There is always a lot of talk about the power of teamwork and successful teams yet there is little talk of what actually defines a great team. I believe this year's honors for the best nursing team should be bestowed upon the nurses of Russell 4.
The R-4 nurses have epitomized the meaning and the power of team work and have showcased what a great team can do. This team was presented with a challenge and accepted it and attacked it head on. They understood the challenge presented to them and worked together to lead a culture change that spread through out the entire hospital and ultimately and dramatically improved patient safety and satisfaction scores.
In order for anyone to appreciate Russell's 4's accomplishments you must first understand its challenges. Russell 4 is a large medical surgical unit that has the capacity to hold 46 patients. They specialize in caring for patients who have renal disease and have contained within its unit a dialysis center and new epilepsy monitoring unit.
The mere fact that this floor has the capacity to hold so many patients presents its own set of challenges, but in addition to its size, its shape also presents workflow challenges. The floor is set up in a large U. Most rooms are semi-private except for 8. These 8 rooms are located between the two parallel hallways and have been dubbed the "swing". The swing is not for the faint of heart. It is a place that elicits a visceral reaction and maybe even an audible groan from the most seasoned of nurses. It is not a place for a new grad or a nurse that has been floated from another floor. That would be plain impolite.
Within the swing, there are the two rooms used for 24 hour brain telemetry, two negative pressure rooms one bariatric room and three small privates, guaranteed to be filled with air beds, and precaution gowns. The only nursing station is located about a third of the way from swing and two thirds away from the remainder of the patients. A nurse that is stationed at the end of the floor needs to be particularly well organized to avoid wasting precious moments walking back and forth to the desk. The fact that the floor has such a large capacity affords the bed coordinator the opportunity to utilize semi- privates as privates to accommodate the growing need to care for patients with MDRO's.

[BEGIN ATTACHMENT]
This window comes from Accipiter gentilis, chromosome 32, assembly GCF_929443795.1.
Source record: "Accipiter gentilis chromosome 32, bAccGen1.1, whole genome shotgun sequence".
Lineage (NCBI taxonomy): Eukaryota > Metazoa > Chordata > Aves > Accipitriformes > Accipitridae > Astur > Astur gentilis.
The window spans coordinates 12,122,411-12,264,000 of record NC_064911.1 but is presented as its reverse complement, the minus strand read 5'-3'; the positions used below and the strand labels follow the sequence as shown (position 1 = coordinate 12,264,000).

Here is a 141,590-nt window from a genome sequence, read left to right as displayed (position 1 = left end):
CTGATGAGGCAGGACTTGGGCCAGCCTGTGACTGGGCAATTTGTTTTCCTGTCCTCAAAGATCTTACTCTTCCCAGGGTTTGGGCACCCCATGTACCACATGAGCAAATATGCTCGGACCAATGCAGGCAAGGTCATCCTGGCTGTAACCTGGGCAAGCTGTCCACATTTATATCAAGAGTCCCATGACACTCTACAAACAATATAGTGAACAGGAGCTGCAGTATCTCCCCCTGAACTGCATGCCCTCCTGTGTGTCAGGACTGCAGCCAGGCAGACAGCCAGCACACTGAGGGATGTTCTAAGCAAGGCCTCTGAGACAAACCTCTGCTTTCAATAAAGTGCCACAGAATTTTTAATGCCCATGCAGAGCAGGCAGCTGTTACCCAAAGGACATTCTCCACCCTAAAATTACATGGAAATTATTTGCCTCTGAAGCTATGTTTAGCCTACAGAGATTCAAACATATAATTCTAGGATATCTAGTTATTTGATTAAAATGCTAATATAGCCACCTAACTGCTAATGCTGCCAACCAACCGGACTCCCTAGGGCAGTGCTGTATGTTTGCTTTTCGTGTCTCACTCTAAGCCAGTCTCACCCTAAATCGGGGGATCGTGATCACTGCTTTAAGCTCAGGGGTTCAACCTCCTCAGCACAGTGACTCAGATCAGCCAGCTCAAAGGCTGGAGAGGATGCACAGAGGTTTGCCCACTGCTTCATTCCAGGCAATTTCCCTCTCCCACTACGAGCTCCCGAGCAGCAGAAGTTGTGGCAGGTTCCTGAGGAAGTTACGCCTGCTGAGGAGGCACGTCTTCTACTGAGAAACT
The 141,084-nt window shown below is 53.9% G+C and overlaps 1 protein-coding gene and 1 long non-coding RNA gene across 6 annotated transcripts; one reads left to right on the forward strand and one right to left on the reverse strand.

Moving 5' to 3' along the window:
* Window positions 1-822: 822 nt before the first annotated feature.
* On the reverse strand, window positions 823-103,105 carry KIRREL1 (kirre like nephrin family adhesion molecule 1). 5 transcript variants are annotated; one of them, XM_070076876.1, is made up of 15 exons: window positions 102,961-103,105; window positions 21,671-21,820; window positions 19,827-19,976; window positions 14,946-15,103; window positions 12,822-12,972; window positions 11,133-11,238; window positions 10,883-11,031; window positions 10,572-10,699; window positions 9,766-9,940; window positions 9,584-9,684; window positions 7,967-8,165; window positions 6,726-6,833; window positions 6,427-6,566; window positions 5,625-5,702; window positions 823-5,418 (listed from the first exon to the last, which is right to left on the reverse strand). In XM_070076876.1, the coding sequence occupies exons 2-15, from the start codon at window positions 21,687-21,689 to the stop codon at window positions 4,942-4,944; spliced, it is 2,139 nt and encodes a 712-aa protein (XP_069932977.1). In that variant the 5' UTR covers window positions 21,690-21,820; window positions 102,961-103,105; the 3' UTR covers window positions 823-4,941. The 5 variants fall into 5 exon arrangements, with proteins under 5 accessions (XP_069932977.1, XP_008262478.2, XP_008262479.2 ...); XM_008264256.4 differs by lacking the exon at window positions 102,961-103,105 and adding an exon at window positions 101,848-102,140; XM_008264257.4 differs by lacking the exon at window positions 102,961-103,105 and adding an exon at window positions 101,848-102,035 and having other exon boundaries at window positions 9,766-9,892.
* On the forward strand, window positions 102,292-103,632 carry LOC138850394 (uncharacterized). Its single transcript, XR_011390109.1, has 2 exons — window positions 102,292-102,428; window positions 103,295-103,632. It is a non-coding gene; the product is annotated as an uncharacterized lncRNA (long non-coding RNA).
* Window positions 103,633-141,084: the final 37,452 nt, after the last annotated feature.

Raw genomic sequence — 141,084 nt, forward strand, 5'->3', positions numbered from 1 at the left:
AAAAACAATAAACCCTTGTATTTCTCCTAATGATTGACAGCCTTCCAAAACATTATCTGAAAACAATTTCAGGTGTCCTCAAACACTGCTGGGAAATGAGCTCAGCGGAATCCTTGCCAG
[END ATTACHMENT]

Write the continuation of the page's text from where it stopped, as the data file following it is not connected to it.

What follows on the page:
Approximately 25-30 percent of our patient population requires some sort of isolation. Most nurses are responsible to care for 5-6 patients and have assistance from a designated charge nurse and two nursing assistants. Russell-4 has the reputation of having the sickest patients in the hospital and had the highest fall rate per 1,000 patient days in 2009.
Understanding that something had to be done to improve patient safety the R-4 team took the lead and agreed to trial hourly rounding. Before introducing such a huge project to the entire hospital it made sense to everyone that if Russell 4 with all its challenges could master this new approach in patient care delivery then others could master it as well.
We tackled our own knowledge deficits first. Reading articles, going to educational meetings and taking the advice of an expert helped the team understand that the impending change was merely a tweaking of what they already did.
The staff knew that they were already in the rooms at least once an hour. The difference was that now each time a staff member entered the room their interactions with the patients would be more meaningful. They were to round with purpose, assuring that their patients had all their needs met before leaving the room, telling the patients that they were there to check on them, reinforcing with them that they were concerned for their comfort and safety by asking the patients if they had pain or needed to use the bathroom. The staff was instructed to check to see that all their personal needs had been met and to reassure the patients that someone would be back to check on them hourly.
The team although skeptical at first and somewhat doubting of the success touted in numerous articles, agreed to do their best and went forward and began rounding with a purpose. The cries of the naysayers were muted by the success of their team mates. It was not long before the promise of decreasing call lights came to fruition.
Measurements of call lights during peak hours before the start of rounding were compared to post rounding data after they had been rounding for approximately one month. The evidence was clear. Patients were using their call lights less. It was quieter and the team found that they were interrupted less frequently. Three months after the trial started on Russell-4, the expansion of the project began in other areas of the hospital.
Suddenly other patient care providers were looking to R-4 as a shining example of a success story. As others joined forces with the initiative, R-4 continued to perfect the process and practiced rounding with relative ease motivated by patients comments of satisfaction and evidence of decreasing fall rates.
One year after pioneering hourly rounding and leading the hospital in this new care delivery model, it was time for the team to come together to celebrate its successes. The team gathered with pride, for the proof was in the numbers.
R-4 no longer had the dubious distinction of having the highest fall rates as in 2009, but instead had gained acclimation for a fall rate reduction of 36% by the end of 2010. They also decreased patient call light use by 50 percent and improved patient satisfaction scores.
These successes were enjoyed because a group of outstanding professionals came together and dedicated themselves to improve patient safety. They stepped outside their comfort zone and became the catalyst for a hospital wide patient care improvement project.